Last year while I was working at Red Rover, I heard the term “weak reference” in reference to a technique for referencing objects in 3DS Max. The Max TD used them for a variety of things. I didn’t quite understand what he was talking about at the time, since the last version of Max I used was 2.5 and I never did rigging or coding for it then.

More recently I’ve come to the same technique on my own both in Maya and in Cinema 4D, and was reminded of the name for it by that same TD over beers a few weeks back.

Essentially, weak references are variables on objects that contain a pointer to an object, and not a reference to it’s name. In Maya, for example, you may see rigging scripts written by TDs referencing specific objects by name or saving names of objects as they’re created and using those names to connect attributes or add constraints. In a clean scene this works fine, as long as the rigger is meticulous in their naming scheme and runs different stages of the rigging script in proper order.

But what happens when Maya namespaces become involved? As soon as you reference in an asset, every object that makes up that asset gets a namespace prefixed onto it’s name. If you’ve written scripts that require specific names, they break. If your layout files aren’t perfect and the namespace is different between two or more shots (as Maya is wont to append a number, regardless of what you specify), useful tools like character GUIs and the like break and you’re left doing namespace surgery in a text editor.

Weak references sidestep all this by giving you a permanent connection to an object regardless of name changes or namespace prefixes.

A good example is how I’m currently handling cameras in scenes. A decision was made early on, on the current project at work, to name cameras in layout files by the name of the shot / sequence. Normally this isnt a problem, but we’re using a renderer that’s not linked into Maya directly and therefore needs a command line batch exporter written. If all the cameras are named differently, and the camera’s animation has to be baked and exported as well, how do you go about picking the right object?

Using weak references, the problem becomes trivial. You create them as follows:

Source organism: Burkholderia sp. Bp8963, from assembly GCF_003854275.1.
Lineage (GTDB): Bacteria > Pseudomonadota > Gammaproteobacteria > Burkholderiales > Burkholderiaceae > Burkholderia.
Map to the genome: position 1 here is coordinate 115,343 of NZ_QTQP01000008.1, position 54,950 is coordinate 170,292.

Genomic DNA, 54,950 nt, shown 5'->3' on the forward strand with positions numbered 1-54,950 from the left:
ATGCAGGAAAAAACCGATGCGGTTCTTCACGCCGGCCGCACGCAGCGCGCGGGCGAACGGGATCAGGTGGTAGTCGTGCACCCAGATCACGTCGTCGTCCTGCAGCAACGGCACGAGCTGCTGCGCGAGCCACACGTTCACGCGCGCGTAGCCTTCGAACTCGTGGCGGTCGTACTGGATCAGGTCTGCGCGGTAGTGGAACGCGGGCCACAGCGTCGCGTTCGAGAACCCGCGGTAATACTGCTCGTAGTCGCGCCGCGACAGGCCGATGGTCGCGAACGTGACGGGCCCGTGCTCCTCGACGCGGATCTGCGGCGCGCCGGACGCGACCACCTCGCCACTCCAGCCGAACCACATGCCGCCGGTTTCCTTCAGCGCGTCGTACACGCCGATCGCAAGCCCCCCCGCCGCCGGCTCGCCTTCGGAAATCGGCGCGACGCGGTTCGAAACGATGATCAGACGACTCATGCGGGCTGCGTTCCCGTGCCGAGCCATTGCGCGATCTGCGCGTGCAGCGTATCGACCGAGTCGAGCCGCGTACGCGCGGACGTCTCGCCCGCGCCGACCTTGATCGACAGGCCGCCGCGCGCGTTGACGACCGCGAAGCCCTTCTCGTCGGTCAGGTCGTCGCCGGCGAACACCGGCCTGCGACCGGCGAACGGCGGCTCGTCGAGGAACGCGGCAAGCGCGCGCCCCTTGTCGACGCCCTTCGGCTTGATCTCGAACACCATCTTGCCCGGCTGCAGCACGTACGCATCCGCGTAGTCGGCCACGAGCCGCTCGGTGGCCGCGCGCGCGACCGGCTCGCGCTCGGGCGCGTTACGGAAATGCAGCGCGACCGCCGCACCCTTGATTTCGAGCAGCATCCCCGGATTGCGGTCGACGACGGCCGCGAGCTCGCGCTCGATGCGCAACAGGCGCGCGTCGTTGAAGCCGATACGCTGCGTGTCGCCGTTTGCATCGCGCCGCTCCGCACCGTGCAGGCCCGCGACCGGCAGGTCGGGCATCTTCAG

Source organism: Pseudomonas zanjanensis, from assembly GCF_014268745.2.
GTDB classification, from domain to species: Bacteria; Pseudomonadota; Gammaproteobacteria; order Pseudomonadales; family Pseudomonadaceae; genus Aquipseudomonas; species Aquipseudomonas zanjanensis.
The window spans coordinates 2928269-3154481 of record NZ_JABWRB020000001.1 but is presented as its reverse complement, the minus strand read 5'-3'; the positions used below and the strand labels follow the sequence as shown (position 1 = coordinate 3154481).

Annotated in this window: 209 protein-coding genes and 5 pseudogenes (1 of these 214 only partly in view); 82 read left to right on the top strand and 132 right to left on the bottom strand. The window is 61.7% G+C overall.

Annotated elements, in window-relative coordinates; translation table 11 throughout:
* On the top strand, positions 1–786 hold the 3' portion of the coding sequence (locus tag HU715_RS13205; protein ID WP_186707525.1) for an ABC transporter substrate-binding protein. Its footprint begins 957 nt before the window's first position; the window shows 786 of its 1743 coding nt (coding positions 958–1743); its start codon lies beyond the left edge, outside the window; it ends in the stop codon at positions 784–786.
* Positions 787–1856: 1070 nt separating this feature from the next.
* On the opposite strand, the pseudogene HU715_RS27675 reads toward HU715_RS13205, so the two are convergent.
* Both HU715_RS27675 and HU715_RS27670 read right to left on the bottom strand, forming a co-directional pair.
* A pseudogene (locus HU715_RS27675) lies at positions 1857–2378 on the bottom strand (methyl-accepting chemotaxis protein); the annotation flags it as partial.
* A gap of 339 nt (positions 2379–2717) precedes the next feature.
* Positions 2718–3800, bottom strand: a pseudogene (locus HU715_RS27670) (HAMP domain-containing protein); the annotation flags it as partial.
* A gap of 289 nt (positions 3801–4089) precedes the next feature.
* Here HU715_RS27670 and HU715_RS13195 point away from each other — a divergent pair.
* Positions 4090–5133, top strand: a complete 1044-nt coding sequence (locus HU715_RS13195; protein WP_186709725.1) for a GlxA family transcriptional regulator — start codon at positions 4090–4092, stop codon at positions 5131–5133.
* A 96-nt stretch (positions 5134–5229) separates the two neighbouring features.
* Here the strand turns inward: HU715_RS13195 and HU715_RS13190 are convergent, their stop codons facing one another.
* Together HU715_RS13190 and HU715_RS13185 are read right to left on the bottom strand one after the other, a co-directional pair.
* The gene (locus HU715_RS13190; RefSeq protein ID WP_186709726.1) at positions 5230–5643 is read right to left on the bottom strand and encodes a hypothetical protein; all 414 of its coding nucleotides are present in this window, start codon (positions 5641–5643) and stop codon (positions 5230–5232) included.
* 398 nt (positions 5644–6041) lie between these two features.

addAttr -ln "cameraObj" -at "message";

You’ve probably seen attribute connections of type message into IK handles and other things. The message attribute carries no data– that is, it never changes and causes no DAG recalculations. (This is doubly useful because you can connect the message attributes of two objects to message-typed user attributes in a cycle without causing a cycle error– more on that later.) However, the attribute can be used to get the name of the connected object like so:

listConnections object.messageAttribute;

It will return an array of strings. If you rename an object, you can get the object’s current name through the above command.

So where do you store these attributes? For the moment I’m using a trick I saw on the Siggraph ’08 talk by Blue Sky on procedural rigging: I create non-executing script nodes and store connections on them. In the camera example above, every scene has a master script node. On that node are a few attributes, including its “type” and a .message connection to the render camera. It’s them trivial to find the camera’s name:

string $sel[] = `ls -type "script"`;
for ($s in $sel) {
	if (`attributeQuery -node $s -ex "snCamera"`) {
		// this should be the one you need
		// normally I search for the type, but this is an example
		string $conn[] = `listConnections ($s + ".snCamera")`;
		// if it's only one connection incoming, then you're done.
		print("Camera is named " + ($conn[0]) + "\n");

This technique can be extended to include all kinds of objects. It can also be very helpful for scripts like character GUIs that need to know what characters are present in a scene, and be able to change the positions of all those controls.

One final note on this for now: In Cinema 4D, every object and tag in a scene can be named the same. Searches for objects or tags by name are often fruitless because of this; if two objects or tags have the same name there’s really no easy way to tell which is which in a COFFEE script. What you can do, however, is create a user data variable that is of the Link type. This allows you to drag and drop an object into that variable’s edit field, and provides a permanent pointer to that object regardless of name. This is very useful in rigging; for example, you can always tell which joints in a leg are control joints, and which are bind joints, by creating links. You can also expose the links in XPresso and use the pointers as if you’d dragged an object onto the XPresso node window.